However, the recrystalization, or production of new tubules, also appears relatively quickly in mostly cases. Quantitative estimations indicate a very large total amount of amorphous wax crusts in the current-year needles, and a very high percentage of the same wax in previous-year needles.

Amorphous wax crusts cover stomatal pores, as well as the rims, disturbing the normal gas exchange. Statistically there is a signicant tendency of increase in wax degradation in the needles of the polluted site in comparison with those of the unpolluted one, but there is an insignificant wax degradation among the needles of damaged trees within each site.

These results confirmed most of the research done in our preliminary report.

Stomata and SEM and LM foliar epidermal micro-morphology of gymnosperms

Taxonomic importance of SEM and LM foliar epidermal micro-morphology: A tool for robust identification of gymnosperms

Khan R., Abidin S. Z. U., Ahmad M., Zafar M., Liu J., Lubna, Jamshed S., Kiliç Ö. (2019)

Raees Khana-b, Sheikh Zain Ul Abidinc, Mushtaq Ahmadc, Muhammad Zafarc, Jie Liud, Lubnac, Shayan Jamshedc, Ömer Kiliçe,

a Department of Plant Sciences, Quaid-i-Azam University Islamabad, Pakistan

b Zoological Survey of Pakistan, Ministry of Climate Change, Pakistan

c Department of Plant Sciences, Quaid-i-Azam University Islamabad, Pakistan

d Kunming Institute of Botany, Chinese Academy of Sciences, Yunnan, PR China

e Department of Park and Garden Plant, Bingol University, Turkey


Flora 255: 42-68 – ISSN 0367-2530 –


• Variation in stomata, silica bodies (SiO2.nH2O), macrohairs, microhairs, hooks, papillae, prickles.

• Taxonomic applications of leaf epidermal SEM and Light morphology.

• Establishing key based on foliar epidermal micromorphological characters.


The current study reports the implication of scanning electron microscopy (SEM) and light microscopy (LM) epidermal micro-morphological characters in the identification of gymnosperms of Pakistan.

A number of characters were found to be of great taxonomic significance and can be used to distinguish different species of gymnosperms with its help. Here, the foliar cuticular features of 44 gymnosperm species were assessed, in which 32 were hypostomatic, 6 were epistomatic and 6 were amphistomatic. Four different types of guard cells were observed, 27 species having crescent shaped, 10 species having rectangular, 5 species having dome-shaped, and 2 species having triangular guard cells.

Sunken type stomata were very frequent in all gymnosperm species. 27 species have different types of phytoliths, while in the remaining 17 species no phytoliths were seen. In the current study, we have recognized seven types of Florin rings, named as Type A, Type B, Type C, Type D, Type E and Type F. Three types (Type I, Type II and Type III) of epicuticular wax were also observed in the investigated species.

The quantitative character showed diversity and was useful in the complete assessment and key making. A taxonomic key based on these micro-morphological characters was prepared. The study characters (stomatal index, stomatal density, epidermal cell density and stomatal area) were also analyzed by different statistical methods. SEM and LM foliar epidermal studies were found very useful in taxonomic identification. Based on current results we recommend such studies for accurate taxonomic identification and complete phylogeny.

The structure of the stomatal complex (the shape and arrangement of the subsidiary cells) was different in each Pinus species

Figure 2. Stomatal variables: Aa, stomatal width; La, stomatal length; Ab, upper woody lamellar width; Lb, upper woodylamella length; lc, distance between the external limits of the medial lamellae borders measured at the centre; ld, distancebetween the external limits of the medial lamellae borders measured at the point at which both meet to form the stem;e, medial lamellae border width; Lt, stem length; At, stem width; a, angle of attachment of the upper woody lamella; b,angle between the stem and medial lamellae border; coef_a = Aa/La, stomatal width ratio. Terminology based on that ofFlorin (1931), Trautmann (1953) and Hansen (1995) (Appendix).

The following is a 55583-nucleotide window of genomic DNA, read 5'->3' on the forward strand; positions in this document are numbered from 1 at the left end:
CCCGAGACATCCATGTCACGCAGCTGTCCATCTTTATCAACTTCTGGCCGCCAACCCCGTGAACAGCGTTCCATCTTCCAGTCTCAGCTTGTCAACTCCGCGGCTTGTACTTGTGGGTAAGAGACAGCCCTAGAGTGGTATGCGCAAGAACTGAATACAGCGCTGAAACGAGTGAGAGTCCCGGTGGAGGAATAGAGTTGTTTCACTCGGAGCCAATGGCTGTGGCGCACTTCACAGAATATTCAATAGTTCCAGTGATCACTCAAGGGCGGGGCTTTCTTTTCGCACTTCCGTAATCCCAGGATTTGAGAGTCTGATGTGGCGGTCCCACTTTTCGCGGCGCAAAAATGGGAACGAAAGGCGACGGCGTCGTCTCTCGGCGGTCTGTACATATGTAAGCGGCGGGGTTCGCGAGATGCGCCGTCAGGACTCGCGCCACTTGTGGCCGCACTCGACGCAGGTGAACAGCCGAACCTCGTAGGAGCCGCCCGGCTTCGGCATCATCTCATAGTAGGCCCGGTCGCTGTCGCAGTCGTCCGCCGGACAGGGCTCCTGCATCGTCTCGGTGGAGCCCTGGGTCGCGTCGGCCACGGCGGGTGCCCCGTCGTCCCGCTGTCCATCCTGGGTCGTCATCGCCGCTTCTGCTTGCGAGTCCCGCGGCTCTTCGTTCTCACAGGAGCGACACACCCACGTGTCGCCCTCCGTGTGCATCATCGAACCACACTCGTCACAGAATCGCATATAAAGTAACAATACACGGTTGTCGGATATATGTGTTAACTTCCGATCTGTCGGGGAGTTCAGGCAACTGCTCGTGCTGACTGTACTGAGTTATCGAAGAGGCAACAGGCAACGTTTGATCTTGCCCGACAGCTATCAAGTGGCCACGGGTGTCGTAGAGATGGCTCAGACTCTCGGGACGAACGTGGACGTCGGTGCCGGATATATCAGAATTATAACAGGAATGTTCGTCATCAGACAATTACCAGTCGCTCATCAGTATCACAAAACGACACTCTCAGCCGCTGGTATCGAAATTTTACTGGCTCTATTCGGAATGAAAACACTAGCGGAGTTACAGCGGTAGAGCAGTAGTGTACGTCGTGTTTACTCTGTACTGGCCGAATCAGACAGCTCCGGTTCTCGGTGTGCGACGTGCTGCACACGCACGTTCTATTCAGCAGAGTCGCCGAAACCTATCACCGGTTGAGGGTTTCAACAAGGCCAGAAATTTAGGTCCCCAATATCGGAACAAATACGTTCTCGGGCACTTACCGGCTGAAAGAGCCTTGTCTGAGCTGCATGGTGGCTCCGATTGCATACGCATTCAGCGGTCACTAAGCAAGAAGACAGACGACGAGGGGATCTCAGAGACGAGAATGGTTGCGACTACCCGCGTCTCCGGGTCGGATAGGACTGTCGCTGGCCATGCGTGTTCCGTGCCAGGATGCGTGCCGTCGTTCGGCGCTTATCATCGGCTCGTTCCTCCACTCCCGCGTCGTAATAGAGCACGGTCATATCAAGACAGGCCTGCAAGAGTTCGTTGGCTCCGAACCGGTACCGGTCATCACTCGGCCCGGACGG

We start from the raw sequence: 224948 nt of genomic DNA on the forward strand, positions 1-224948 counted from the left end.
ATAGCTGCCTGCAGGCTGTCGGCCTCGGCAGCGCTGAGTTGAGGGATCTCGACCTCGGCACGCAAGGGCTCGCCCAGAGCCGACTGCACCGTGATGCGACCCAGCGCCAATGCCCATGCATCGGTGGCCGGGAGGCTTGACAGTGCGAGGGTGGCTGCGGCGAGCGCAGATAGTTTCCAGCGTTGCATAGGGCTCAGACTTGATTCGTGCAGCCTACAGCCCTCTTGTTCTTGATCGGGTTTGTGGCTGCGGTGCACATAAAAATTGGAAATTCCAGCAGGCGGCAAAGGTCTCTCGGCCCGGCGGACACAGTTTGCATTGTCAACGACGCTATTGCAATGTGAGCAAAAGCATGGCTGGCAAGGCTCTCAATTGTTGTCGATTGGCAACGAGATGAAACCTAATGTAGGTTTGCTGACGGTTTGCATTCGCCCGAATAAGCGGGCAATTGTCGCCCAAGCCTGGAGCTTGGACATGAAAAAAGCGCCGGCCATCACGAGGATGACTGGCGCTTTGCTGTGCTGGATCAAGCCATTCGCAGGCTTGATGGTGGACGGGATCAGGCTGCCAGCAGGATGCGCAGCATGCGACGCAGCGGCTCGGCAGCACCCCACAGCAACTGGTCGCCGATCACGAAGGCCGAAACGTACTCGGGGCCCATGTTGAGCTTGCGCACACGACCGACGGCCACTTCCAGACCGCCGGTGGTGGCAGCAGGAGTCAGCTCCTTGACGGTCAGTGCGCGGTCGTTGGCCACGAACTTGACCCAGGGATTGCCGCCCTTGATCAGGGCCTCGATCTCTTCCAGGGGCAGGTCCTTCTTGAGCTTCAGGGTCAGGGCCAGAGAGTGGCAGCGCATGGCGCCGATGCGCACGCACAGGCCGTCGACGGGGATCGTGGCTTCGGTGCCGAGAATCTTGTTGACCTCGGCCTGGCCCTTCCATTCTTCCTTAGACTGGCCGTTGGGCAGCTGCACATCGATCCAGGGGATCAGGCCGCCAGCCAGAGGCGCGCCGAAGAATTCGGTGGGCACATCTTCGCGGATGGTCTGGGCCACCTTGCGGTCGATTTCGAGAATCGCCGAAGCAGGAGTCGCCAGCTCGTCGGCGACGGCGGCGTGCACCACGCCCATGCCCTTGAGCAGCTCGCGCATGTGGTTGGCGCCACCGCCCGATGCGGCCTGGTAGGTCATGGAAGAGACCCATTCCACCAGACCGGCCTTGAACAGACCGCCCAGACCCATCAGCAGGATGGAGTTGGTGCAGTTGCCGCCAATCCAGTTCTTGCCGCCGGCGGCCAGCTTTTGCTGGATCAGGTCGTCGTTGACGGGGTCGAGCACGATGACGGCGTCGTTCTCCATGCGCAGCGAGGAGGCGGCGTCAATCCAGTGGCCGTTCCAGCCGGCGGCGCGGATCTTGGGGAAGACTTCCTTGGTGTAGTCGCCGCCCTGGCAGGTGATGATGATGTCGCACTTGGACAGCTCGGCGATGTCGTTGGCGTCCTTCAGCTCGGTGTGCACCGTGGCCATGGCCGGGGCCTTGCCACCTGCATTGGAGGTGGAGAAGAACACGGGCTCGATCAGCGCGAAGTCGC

The value of leaf cuticle characteristics in the identification and classification of Iberian Mediterranean members of the genus Pinus

Garcia Alvarez S., Garcia-Amorena I., Rubiales J. M., Morla C. (2009)


Unidad Docente de Botánica, Escuela Técnica Superior de Ingenieros de Montes, Universidad Politécnica de Madrid, Ciudad Universitaria s/n, 28040 Madrid, Spain


Botanical Journal of the Linnean Society 161: 436–448 –

Figure 3. Stomatal rows of Pinus nigra subsp. salzmannii.

This study reports the value of leaf cuticle characteristics in the identification and classification of Iberian Mediterranean species of the genus Pinus (P. nigra subsp. salzmannii, P. pinaster, P. pinea and P. halepensis), with the aim of using these characters to identify isolated cuticles and stomata in palynology slides.

Preparations were made of the cuticles of pine needles belonging to one natural Iberian population of each of the above species. A number of epidermal morphological characteristics were then recorded with the aim of distinguishing these species from one another.

The structure of the stomatal complex (the shape and arrangement of the subsidiary cells) was different in each species. The aperture of the epistomatal chamber was significantly smaller in P. pinea than in the other species examined, and the variables recorded for the thickening of the guard cells provided relationships that clearly distinguished all four taxa.

The width and length of the stomata and the upper woody lamellae, the central distance between the external limits of the medial lamellae borders and the length of the stem were the most useful variables in this respect.

The present results contribute to the ongoing discussion regarding the taxonomic classification of the members of Pinus, and provide valuable clues for the identification of Iberian Mediterranean pine species from small pine needle fragments or isolated stomata.

After validation of the present results for multiple populations, these results could also be used to help identify fossil leaf macroremains and the scattered/isolated stomata commonly observed in palaeopalynological samples.